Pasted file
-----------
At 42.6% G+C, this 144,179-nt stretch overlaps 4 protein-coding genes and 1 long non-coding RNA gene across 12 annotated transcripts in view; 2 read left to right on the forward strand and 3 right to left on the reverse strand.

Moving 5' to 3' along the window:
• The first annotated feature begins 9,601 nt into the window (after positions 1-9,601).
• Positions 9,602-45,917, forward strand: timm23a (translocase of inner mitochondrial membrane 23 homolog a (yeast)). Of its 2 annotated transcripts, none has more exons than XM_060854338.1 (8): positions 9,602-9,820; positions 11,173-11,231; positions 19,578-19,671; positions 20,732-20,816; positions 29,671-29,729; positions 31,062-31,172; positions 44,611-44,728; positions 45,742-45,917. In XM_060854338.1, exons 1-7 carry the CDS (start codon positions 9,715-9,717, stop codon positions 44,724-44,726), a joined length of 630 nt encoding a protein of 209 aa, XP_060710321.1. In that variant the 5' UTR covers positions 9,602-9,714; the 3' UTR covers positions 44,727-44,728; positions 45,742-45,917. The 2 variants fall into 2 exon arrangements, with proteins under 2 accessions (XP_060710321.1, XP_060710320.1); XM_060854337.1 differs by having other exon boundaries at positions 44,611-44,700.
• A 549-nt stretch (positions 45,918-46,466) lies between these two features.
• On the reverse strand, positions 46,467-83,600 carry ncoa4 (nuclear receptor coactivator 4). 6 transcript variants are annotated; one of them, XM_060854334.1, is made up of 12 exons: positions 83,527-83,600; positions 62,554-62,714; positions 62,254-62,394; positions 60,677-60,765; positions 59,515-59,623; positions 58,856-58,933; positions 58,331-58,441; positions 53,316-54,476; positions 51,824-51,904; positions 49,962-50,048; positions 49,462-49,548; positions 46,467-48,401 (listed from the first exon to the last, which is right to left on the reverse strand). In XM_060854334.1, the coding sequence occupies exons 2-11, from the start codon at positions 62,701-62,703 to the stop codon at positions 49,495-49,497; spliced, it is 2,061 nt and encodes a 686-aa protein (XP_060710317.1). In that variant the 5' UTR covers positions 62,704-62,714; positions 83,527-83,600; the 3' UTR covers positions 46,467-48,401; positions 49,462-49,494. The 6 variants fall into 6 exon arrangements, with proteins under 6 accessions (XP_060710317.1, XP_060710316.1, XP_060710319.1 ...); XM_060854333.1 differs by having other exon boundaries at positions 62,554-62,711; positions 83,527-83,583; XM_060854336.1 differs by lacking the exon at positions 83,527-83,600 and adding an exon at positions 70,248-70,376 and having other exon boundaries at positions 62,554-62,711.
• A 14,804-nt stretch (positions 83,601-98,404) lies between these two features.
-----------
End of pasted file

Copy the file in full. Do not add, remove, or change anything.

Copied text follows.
At 42.6% G+C, this 144,179-nt stretch overlaps 4 protein-coding genes and 1 long non-coding RNA gene across 12 annotated transcripts in view; 2 read left to right on the forward strand and 3 right to left on the reverse strand.

Moving 5' to 3' along the window:
• The first annotated feature begins 9,601 nt into the window (after positions 1-9,601).
• Positions 9,602-45,917, forward strand: timm23a (translocase of inner mitochondrial membrane 23 homolog a (yeast)). Of its 2 annotated transcripts, none has more exons than XM_060854338.1 (8): positions 9,602-9,820; positions 11,173-11,231; positions 19,578-19,671; positions 20,732-20,816; positions 29,671-29,729; positions 31,062-31,172; positions 44,611-44,728; positions 45,742-45,917. In XM_060854338.1, exons 1-7 carry the CDS (start codon positions 9,715-9,717, stop codon positions 44,724-44,726), a joined length of 630 nt encoding a protein of 209 aa, XP_060710321.1. In that variant the 5' UTR covers positions 9,602-9,714; the 3' UTR covers positions 44,727-44,728; positions 45,742-45,917. The 2 variants fall into 2 exon arrangements, with proteins under 2 accessions (XP_060710321.1, XP_060710320.1); XM_060854337.1 differs by having other exon boundaries at positions 44,611-44,700.
• A 549-nt stretch (positions 45,918-46,466) lies between these two features.
• On the reverse strand, positions 46,467-83,600 carry ncoa4 (nuclear receptor coactivator 4). 6 transcript variants are annotated; one of them, XM_060854334.1, is made up of 12 exons: positions 83,527-83,600; positions 62,554-62,714; positions 62,254-62,394; positions 60,677-60,765; positions 59,515-59,623; positions 58,856-58,933; positions 58,331-58,441; positions 53,316-54,476; positions 51,824-51,904; positions 49,962-50,048; positions 49,462-49,548; positions 46,467-48,401 (listed from the first exon to the last, which is right to left on the reverse strand). In XM_060854334.1, the coding sequence occupies exons 2-11, from the start codon at positions 62,701-62,703 to the stop codon at positions 49,495-49,497; spliced, it is 2,061 nt and encodes a 686-aa protein (XP_060710317.1). In that variant the 5' UTR covers positions 62,704-62,714; positions 83,527-83,600; the 3' UTR covers positions 46,467-48,401; positions 49,462-49,494. The 6 variants fall into 6 exon arrangements, with proteins under 6 accessions (XP_060710317.1, XP_060710316.1, XP_060710319.1 ...); XM_060854333.1 differs by having other exon boundaries at positions 62,554-62,711; positions 83,527-83,583; XM_060854336.1 differs by lacking the exon at positions 83,527-83,600 and adding an exon at positions 70,248-70,376 and having other exon boundaries at positions 62,554-62,711.
• A 14,804-nt stretch (positions 83,601-98,404) lies between these two features.